FWIW your list is pretty clueless regarding any reality.

People suggest good designs because they simply are,
to people who have no hope of ever getting there.

...

You cannot build a high quality speaker with the P09, period.
If you think you can you know nowhere near enough to do so.

rgds, sreten.
I have already implemented a nice design based on the P09 with OPA2604, the Scanspeak 8545k midwoofer and the scanspeak 9300 tweeter. It measures pretty well, but it probably doesn't qualify as a hi-end speaker on this forum. It is by no regards a low quality speaker system, that much I know. There are certain benefits of active crossovers, one being that I happen to enjoy working with them. I am not in this to challenge guys like you, sreten. So, there is no need to tell me that I am an ignorant fool. My premises are no lazier than anyone else seeking some input on a project. I am where I am in my learning curve just like everyone else and I try to be as humble as I can about it. I am however not alone in wanting to make something that no-one else has made before, even if it turns out less optimal than a proven Gravesen design or something like that. And even if it is simply a combination of pre-proven ideas. That was kind of the reason I asked here for a starting-point for driver selection. So sreten, please spare me any additional rants on my bottomless ignorance and realize that this is hobby of mine, not the quest of a lifetime.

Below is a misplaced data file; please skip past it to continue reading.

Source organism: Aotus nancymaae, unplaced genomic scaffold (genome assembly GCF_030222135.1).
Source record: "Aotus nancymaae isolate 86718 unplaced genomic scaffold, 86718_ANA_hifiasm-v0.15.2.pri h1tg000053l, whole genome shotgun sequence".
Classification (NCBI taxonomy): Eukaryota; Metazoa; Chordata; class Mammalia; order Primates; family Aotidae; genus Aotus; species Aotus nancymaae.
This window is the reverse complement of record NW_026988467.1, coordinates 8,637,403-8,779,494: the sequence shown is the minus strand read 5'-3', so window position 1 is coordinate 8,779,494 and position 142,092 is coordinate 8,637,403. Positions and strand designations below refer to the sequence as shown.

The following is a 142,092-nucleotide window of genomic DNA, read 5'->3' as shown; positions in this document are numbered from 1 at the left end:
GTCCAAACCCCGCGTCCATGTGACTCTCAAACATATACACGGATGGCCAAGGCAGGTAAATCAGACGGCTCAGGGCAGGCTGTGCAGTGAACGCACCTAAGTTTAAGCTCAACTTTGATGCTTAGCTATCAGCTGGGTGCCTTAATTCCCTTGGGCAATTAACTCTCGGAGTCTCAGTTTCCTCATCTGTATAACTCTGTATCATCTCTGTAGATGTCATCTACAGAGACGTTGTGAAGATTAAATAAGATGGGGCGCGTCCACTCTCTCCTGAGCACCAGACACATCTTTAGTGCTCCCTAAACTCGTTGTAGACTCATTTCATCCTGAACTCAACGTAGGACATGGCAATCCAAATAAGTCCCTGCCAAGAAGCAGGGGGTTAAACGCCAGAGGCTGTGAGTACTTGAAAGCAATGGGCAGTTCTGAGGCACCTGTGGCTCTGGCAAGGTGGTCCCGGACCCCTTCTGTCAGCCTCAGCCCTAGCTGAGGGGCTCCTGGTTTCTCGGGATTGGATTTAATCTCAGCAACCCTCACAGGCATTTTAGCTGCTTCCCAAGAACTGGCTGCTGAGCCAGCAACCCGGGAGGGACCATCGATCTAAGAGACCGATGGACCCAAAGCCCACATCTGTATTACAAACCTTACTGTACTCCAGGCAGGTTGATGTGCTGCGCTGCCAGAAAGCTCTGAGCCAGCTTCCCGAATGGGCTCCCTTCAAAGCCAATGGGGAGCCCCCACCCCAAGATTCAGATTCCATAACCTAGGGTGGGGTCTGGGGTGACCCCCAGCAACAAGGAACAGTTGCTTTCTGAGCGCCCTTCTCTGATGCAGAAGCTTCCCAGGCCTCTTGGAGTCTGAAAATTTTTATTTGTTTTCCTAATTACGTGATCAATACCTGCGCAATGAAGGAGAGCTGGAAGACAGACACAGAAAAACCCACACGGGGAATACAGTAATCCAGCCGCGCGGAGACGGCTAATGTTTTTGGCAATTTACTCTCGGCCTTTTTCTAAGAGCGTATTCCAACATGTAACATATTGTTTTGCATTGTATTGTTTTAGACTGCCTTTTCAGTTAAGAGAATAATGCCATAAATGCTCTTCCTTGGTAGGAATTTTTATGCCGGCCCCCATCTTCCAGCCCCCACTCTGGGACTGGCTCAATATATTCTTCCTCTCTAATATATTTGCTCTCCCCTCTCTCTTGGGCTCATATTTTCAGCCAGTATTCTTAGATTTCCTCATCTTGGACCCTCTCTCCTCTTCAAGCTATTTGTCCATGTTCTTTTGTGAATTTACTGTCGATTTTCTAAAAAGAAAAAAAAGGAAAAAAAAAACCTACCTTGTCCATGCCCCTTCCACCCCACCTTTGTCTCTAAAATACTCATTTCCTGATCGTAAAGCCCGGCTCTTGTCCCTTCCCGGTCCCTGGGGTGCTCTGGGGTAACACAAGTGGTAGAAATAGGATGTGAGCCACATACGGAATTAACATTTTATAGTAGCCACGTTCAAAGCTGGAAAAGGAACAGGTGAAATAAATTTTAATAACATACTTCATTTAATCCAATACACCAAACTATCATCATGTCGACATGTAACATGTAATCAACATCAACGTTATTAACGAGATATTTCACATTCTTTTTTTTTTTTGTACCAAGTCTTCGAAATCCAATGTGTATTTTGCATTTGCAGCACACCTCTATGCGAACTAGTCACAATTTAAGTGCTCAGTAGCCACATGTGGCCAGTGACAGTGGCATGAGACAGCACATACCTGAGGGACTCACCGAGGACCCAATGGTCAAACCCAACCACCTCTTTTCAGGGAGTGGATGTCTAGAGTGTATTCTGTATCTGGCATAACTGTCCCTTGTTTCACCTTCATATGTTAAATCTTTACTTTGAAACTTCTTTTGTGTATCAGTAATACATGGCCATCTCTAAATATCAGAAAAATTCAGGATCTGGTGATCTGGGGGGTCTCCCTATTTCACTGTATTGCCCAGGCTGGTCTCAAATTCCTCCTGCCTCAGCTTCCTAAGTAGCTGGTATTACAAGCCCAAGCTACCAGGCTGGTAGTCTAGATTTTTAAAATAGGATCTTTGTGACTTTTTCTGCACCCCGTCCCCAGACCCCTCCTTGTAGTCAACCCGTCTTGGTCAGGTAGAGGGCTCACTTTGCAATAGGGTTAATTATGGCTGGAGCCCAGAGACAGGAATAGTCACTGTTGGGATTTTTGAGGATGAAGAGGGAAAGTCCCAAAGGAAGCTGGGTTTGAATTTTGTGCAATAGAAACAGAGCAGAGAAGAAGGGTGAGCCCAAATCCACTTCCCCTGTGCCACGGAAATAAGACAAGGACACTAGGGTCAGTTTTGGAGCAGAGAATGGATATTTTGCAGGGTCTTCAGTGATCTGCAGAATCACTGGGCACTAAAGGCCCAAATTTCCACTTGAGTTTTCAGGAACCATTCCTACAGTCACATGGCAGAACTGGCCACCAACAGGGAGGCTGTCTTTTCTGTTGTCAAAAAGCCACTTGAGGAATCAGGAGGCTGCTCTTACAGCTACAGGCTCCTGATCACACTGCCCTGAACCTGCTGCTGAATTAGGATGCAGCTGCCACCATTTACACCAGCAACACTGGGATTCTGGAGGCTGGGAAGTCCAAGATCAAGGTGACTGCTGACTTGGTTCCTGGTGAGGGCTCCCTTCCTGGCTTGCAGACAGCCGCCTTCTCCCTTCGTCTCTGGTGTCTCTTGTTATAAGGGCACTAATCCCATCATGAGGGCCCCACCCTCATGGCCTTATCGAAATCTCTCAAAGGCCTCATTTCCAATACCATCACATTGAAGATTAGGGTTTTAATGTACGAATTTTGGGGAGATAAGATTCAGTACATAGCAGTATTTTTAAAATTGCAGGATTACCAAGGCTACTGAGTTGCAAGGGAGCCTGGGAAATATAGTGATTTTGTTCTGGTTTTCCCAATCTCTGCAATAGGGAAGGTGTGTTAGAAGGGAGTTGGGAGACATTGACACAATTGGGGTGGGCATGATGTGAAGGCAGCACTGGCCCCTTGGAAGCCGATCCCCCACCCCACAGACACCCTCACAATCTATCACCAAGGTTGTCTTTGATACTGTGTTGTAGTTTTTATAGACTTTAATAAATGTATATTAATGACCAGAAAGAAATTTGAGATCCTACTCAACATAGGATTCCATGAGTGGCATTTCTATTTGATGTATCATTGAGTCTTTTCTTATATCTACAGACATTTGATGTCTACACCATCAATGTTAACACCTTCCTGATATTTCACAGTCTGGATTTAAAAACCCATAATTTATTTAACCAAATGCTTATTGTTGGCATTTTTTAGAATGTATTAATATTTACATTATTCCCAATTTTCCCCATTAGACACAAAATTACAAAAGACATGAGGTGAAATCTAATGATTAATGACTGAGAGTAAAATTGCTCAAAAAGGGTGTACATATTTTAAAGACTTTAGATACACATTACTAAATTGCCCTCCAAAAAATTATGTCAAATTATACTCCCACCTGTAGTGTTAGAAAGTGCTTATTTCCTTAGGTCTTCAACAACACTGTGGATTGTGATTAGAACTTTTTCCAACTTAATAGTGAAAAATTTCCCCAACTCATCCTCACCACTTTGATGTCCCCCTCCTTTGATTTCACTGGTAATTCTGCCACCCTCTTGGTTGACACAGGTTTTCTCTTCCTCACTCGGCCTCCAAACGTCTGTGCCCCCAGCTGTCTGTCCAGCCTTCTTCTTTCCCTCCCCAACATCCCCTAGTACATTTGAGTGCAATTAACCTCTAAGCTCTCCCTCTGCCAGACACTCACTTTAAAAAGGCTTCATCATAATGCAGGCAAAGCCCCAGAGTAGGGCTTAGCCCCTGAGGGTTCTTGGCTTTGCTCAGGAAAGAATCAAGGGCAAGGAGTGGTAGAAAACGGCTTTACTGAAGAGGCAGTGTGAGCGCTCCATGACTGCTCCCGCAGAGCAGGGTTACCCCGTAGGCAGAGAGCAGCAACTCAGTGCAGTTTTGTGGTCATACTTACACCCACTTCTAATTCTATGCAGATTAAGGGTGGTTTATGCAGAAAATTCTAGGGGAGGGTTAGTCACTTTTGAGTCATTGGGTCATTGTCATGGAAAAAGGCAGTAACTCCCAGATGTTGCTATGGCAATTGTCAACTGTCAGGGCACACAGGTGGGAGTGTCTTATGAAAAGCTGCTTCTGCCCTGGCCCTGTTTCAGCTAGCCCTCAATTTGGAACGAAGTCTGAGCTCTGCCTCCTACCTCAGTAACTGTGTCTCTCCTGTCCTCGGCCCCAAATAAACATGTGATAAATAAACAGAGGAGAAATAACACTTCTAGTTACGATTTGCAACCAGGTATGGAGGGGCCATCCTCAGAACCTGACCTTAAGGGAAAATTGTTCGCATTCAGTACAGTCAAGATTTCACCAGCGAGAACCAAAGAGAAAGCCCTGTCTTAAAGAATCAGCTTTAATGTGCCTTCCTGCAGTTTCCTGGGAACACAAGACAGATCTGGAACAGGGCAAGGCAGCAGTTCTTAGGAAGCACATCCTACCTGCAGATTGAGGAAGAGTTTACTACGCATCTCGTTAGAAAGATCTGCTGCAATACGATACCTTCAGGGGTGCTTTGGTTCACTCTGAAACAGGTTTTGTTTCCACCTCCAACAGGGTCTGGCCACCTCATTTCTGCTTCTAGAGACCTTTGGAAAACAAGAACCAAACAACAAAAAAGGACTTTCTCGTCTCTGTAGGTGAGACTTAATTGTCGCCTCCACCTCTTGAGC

Anyway, now that I have made sure I will be hated for all eternity on this forum for asking the wrong questions and by critisizing one of the forum veterans, let's move on with my hobby.

Thanks Einric and Jay for the tip on the NE149, I will include that on my list.

andy19191, I also Think that the SB acoustics drivers seem to offer more value for money. Maybe not quite as much "pearls for swine".

I think I will take your advice and steer clear from TL designs. Partly because they seem hard to get "just right" and hard to fine-tune, and partly because it would require a bigger box.

Bushmeister, I like your project and I will use your thread for input!

I'm going to do some reading and will be back!